By Philippe Signore
| July 26, 2011
As we previously reported, the Court of Appeals for the Federal Circuit released in May 2011 its long-awaited decision in Therasense, Inc. v. Becton Dickinson and Co., in which it raised the standard for proving inequitable conduct and rendering a patent unenforceable.  The defense of inequitable conduct applies to both utility and design patents.  Last year, we reported on a design patent litigation where this defense was raised.

The Therasense decision redefined the type of information that can potentially support a defense of inequitable conduct if it is withheld, misleading, or incorrect -- i.e., what constitutes “material” information.  Under the new standard, information is material only “if the PTO would not have allowed a claim had it been aware of the undisclosed prior art.”  The Federal Circuit refers to this as the “but for” standard.

Last week, in response to the Therasense decision, the USPTO published proposed changes to the materiality standard of  37 CFR § 1.56, which governs Applicants’ duty of disclosure during the prosecution of a design patent.  The proposed rule, which defines materiality using a so-called “but for-plus” test, is shown below in its entirety.

§1.56 Duty to Disclose Information Material to Patentability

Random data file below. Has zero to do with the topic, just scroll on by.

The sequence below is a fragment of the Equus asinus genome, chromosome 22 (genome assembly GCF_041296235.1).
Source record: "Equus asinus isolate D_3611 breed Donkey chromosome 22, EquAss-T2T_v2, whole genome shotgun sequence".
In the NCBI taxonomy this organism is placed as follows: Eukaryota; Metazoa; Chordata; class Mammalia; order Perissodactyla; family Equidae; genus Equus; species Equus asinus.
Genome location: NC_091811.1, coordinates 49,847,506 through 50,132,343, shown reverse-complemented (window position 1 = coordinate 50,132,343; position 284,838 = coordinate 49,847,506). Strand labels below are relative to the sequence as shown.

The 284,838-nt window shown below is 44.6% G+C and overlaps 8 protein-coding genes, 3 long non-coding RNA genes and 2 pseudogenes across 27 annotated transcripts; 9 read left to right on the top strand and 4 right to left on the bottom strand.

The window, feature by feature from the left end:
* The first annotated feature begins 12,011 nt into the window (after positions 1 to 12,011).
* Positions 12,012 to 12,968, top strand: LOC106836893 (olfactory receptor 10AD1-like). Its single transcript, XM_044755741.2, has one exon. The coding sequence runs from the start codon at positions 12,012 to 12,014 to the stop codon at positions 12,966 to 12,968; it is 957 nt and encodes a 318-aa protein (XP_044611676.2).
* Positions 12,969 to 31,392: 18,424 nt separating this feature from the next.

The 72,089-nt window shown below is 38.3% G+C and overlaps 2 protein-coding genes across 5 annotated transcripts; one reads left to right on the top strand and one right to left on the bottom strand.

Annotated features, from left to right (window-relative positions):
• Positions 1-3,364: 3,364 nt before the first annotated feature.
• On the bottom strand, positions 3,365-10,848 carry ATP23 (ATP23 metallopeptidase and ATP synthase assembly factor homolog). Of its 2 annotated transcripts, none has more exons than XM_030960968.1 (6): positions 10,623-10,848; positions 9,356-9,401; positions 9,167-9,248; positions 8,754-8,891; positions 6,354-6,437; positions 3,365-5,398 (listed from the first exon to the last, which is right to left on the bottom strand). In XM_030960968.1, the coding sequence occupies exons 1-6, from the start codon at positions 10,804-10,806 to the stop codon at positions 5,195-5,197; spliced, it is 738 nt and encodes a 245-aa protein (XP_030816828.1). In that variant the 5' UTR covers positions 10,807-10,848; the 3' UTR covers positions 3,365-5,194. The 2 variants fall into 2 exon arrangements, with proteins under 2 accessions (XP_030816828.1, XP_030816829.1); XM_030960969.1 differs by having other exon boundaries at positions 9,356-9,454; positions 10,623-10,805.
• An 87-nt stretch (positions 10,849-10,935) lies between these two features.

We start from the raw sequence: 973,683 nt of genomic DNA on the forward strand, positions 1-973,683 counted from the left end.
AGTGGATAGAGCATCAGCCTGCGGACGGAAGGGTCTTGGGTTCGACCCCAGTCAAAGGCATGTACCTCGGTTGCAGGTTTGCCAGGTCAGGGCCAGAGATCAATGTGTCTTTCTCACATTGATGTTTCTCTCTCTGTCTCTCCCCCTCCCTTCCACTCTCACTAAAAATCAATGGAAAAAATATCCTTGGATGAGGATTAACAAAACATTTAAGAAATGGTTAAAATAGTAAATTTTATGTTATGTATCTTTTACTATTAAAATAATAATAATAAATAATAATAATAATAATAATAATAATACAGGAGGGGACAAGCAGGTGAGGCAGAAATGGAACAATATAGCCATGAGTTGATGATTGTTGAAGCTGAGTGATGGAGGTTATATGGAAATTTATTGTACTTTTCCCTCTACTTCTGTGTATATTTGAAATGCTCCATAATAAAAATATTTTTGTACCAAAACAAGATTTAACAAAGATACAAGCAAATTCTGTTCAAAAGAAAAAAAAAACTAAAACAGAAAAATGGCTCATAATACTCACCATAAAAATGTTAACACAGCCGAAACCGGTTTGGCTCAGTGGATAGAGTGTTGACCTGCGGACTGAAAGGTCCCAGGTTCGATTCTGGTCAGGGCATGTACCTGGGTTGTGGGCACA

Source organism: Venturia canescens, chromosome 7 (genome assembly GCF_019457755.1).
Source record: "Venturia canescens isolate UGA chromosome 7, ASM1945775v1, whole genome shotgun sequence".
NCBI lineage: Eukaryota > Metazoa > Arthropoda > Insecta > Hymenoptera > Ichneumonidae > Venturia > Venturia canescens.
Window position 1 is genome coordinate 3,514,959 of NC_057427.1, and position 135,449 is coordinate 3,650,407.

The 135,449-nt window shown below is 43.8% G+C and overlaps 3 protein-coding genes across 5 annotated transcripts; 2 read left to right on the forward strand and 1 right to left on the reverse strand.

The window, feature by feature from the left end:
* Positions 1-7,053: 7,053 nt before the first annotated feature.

*******

(b) Information is material to patentability if it is material under the standard set forth in Therasense, Inc. v. Becton, Dickinson & Co., ___ F.3d ___(Fed. Cir. 2011). Information is material to patentability under Therasense if:

1) The Office would not allow a claim if it were aware of the information, applying the preponderance of the evidence standard and giving the claim its broadest reasonable construction; or

(2) The applicant engages in affirmative egregious misconduct before the Office as to the information.

Part (b)(1) above is straight forward and corresponds to the “but for” test adopted by the Therasense decision.  Part (b)(2) raises some questions.  It embodies the “plus” aspect of the proposed “but for-plus” materiality standard.  While the Therasense decision provides support for findings of inequitable conduct in cases of affirmative egregious misconduct, the USPTO had historically treated intentional misrepresentations, false and misleading statements under a different rule than Rule 56.  Affirmative egregious misconduct in the form of false statements or misrepresentations, especially in affidavits or declarations were considered to be inherently material. But such materiality was a result of a violation of the duty of candor and good faith. Whereas the duty of disclosure was confined to acts of omission and given separate treatment under Rule 56.  The USPTO is soliciting comments on its proposal on or before September 19, 2011.  We will keep track of this process and report on our blog so as to keep design patent applicants informed.

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